if prop < 0.5:
        print(col, num_unique_values, str(round(prop*100))+'%')
card_id 325540 1%
merchant_id 326312 1%

In both cases, unique values form only 1%, as we have over 29 million rows. Let's covert these columns into the category type.

In [25]:
for cols in ['card_id','merchant_id']:
    data[cols] = data[cols].astype('category')

print(data.info(memory_usage='deep'))
<class 'pandas.core.frame.DataFrame'>
RangeIndex: 29112361 entries, 0 to 29112360
Data columns (total 16 columns):
authorized_flag         int8
card_id                 category
city_id                 int16
category_1              int8
installments            int16
merchant_category_id    int16
merchant_id             category
month_lag               int8
purchase_amount         float32
purchase_date           object
category_2              float32
state_id                int8
subsector_id            int8
category_3_A            uint8
category_3_B            uint8
category_3_C            uint8
dtypes: category(2), float32(2), int16(3), int8(5), object(1), uint8(3)
memory usage: 2.9 GB
None
In [26]:
print_memory_usage_dif(data)
76.9 %

We are now down to 2.9 GB from initial 12.7 GB.

While converting all of the columns to this type sounds appealing, it's important to be aware of the trade-offs. The biggest one is the inability to perform numerical computations. We can't do arithmetic with category columns or use methods like Series.min() and Series.max() without converting to a true numeric dtype first.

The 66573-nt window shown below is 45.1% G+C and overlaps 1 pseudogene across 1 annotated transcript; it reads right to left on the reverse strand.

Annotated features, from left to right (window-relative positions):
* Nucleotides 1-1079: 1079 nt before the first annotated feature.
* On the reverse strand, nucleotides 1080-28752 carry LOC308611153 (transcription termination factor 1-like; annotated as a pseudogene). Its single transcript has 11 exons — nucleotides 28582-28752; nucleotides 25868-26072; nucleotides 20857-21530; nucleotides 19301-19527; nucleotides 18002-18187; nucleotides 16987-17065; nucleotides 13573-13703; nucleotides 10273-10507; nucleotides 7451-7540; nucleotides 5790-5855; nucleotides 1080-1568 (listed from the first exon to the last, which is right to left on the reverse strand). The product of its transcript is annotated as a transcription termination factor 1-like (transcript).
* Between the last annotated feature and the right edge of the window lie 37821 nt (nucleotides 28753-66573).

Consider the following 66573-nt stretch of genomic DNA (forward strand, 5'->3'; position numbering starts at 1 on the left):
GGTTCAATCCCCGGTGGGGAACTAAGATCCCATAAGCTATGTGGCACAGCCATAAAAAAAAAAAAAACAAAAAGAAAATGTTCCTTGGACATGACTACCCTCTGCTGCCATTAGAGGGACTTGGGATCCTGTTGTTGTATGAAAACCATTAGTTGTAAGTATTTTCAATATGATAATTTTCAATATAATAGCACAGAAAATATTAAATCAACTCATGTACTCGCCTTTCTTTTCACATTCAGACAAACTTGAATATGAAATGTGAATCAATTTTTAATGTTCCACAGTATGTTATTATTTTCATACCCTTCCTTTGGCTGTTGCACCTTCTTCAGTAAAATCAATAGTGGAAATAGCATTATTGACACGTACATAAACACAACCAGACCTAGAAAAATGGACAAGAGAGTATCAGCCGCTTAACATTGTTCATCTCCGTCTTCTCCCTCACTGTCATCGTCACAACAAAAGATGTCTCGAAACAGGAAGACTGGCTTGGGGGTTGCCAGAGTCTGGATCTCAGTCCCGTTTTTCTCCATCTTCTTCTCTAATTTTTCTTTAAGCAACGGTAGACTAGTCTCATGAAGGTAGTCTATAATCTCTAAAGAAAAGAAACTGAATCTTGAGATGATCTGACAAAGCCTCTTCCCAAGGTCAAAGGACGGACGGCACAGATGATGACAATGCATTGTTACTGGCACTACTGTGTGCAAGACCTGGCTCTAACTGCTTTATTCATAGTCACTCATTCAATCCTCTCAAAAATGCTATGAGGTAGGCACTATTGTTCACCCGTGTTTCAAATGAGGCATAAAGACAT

In [28]:
# We still can use category columns to group by
df = data.groupby(['card_id'])['purchase_amount'].agg('mean')
df.head()
Out[28]:
card_id
C_ID_00007093c1   -0.515739
C_ID_0001238066   -0.589002
C_ID_0001506ef0   -0.524271
C_ID_0001793786   -0.170306
C_ID_000183fdda   -0.478041
Name: purchase_amount, dtype: float32

We have one more optimization

In [29]:
for col in data.select_dtypes(include=['object']):
    print(col)
data.loc[0, 'purchase_date']
purchase_date
Out[29]:
'2017-06-25 15:33:07'

As in our example, we also have a column containing a date - "purchase_date". It is an Object type which takes a lot of memory. We can convert it into a DateTime type (a 64-bit type) giving us a reduction in memory footprint and also allowing us to do time series analysis (Calculate time difference in days etc).

In [30]:
print(data.info(memory_usage='deep'))
<class 'pandas.core.frame.DataFrame'>
RangeIndex: 29112361 entries, 0 to 29112360
Data columns (total 16 columns):
authorized_flag         int8
card_id                 category
city_id                 int16
category_1              int8
installments            int16
merchant_category_id    int16
merchant_id             category
month_lag               int8